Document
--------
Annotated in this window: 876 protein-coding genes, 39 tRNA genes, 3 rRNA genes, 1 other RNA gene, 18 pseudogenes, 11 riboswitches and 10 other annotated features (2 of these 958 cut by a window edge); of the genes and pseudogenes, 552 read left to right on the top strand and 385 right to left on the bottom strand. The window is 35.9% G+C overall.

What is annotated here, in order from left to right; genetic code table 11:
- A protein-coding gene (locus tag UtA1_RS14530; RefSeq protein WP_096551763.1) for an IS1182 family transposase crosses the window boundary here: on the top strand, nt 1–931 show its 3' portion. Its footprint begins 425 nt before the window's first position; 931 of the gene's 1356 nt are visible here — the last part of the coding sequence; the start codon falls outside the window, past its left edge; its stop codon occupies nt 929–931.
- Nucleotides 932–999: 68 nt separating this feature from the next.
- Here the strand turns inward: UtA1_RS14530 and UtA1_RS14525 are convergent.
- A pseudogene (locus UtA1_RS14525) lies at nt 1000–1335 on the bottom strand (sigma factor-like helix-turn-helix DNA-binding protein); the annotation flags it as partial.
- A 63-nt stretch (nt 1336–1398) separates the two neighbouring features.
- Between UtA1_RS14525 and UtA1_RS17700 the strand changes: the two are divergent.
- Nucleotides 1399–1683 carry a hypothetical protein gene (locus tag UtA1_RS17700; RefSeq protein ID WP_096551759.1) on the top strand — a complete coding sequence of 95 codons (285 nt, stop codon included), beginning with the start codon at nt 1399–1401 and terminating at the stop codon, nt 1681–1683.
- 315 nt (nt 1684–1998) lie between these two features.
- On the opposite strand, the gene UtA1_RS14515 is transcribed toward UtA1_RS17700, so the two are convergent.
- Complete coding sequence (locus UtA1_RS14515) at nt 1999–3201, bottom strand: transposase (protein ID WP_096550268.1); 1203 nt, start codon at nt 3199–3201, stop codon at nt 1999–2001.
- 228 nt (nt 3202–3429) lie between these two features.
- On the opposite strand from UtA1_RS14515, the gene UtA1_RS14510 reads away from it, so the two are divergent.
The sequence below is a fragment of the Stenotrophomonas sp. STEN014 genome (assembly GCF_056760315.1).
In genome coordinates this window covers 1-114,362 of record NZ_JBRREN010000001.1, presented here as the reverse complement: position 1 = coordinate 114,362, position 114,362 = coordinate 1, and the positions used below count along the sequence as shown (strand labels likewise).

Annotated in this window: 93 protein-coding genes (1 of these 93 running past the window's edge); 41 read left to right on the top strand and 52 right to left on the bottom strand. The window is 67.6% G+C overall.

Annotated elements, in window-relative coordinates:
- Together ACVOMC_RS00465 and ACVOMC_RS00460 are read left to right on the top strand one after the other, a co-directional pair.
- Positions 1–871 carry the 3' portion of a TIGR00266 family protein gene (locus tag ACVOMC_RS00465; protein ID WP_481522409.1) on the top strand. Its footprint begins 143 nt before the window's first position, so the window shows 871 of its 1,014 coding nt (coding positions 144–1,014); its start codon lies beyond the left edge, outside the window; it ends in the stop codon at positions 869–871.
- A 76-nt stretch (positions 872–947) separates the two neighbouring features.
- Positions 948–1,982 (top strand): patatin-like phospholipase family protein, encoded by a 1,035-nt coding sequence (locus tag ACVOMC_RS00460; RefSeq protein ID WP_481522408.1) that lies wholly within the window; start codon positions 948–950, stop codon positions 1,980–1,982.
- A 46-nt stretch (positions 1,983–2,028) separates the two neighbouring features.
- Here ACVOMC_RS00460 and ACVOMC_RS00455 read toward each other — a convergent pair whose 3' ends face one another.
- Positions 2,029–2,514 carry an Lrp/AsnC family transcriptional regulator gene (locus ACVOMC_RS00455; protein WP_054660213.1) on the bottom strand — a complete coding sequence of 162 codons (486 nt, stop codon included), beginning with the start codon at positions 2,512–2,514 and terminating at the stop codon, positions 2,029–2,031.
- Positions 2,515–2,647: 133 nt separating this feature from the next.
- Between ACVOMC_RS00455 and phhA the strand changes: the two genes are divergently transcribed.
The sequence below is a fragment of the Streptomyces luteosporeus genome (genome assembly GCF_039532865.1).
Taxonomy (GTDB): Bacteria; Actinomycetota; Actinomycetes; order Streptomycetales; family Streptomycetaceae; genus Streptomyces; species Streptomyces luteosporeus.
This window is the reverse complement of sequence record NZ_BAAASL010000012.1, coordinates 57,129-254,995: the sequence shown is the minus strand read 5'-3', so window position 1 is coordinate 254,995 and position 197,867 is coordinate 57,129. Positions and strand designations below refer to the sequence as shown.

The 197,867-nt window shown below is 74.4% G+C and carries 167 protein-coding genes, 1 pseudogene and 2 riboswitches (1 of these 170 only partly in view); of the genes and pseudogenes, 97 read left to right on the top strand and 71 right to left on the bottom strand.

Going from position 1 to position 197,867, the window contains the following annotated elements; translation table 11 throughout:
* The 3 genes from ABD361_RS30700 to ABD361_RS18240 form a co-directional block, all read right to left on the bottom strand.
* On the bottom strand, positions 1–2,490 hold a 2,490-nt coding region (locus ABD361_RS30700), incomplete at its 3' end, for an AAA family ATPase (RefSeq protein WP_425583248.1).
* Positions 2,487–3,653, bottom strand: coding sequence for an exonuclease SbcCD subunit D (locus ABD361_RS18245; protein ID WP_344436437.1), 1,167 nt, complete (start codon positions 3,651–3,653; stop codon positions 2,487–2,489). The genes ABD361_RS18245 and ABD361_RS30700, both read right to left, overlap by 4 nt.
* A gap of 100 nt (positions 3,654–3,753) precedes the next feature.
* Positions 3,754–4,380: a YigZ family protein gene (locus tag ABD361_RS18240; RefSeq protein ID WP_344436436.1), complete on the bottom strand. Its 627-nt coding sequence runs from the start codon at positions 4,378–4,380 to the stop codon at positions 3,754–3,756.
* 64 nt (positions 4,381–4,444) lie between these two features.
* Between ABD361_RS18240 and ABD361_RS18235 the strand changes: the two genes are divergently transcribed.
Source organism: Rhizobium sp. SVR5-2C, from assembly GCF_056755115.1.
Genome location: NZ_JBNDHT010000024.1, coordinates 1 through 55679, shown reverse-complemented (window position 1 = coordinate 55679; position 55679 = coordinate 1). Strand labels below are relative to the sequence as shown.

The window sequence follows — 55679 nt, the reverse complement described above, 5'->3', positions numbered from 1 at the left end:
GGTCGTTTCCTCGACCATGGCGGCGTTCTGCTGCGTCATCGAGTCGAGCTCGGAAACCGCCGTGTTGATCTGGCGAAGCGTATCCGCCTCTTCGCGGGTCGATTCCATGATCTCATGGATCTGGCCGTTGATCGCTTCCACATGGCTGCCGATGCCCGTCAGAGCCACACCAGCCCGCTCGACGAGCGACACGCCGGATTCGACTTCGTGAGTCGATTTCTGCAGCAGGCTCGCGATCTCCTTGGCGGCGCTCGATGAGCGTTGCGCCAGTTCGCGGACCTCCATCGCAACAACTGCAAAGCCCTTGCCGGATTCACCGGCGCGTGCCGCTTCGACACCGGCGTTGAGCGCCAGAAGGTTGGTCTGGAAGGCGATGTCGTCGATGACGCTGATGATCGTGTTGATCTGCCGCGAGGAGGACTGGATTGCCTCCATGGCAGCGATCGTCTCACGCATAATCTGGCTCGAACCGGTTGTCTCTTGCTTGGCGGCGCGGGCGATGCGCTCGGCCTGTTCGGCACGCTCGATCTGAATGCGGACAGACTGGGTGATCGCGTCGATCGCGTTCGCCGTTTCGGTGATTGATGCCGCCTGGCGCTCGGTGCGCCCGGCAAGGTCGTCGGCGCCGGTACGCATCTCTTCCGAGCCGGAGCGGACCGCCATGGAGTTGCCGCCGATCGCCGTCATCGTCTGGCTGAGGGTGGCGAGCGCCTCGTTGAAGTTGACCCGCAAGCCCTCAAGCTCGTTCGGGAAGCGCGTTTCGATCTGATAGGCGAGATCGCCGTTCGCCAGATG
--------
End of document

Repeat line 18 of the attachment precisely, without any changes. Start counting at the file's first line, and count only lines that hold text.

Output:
Annotated elements, in window-relative coordinates: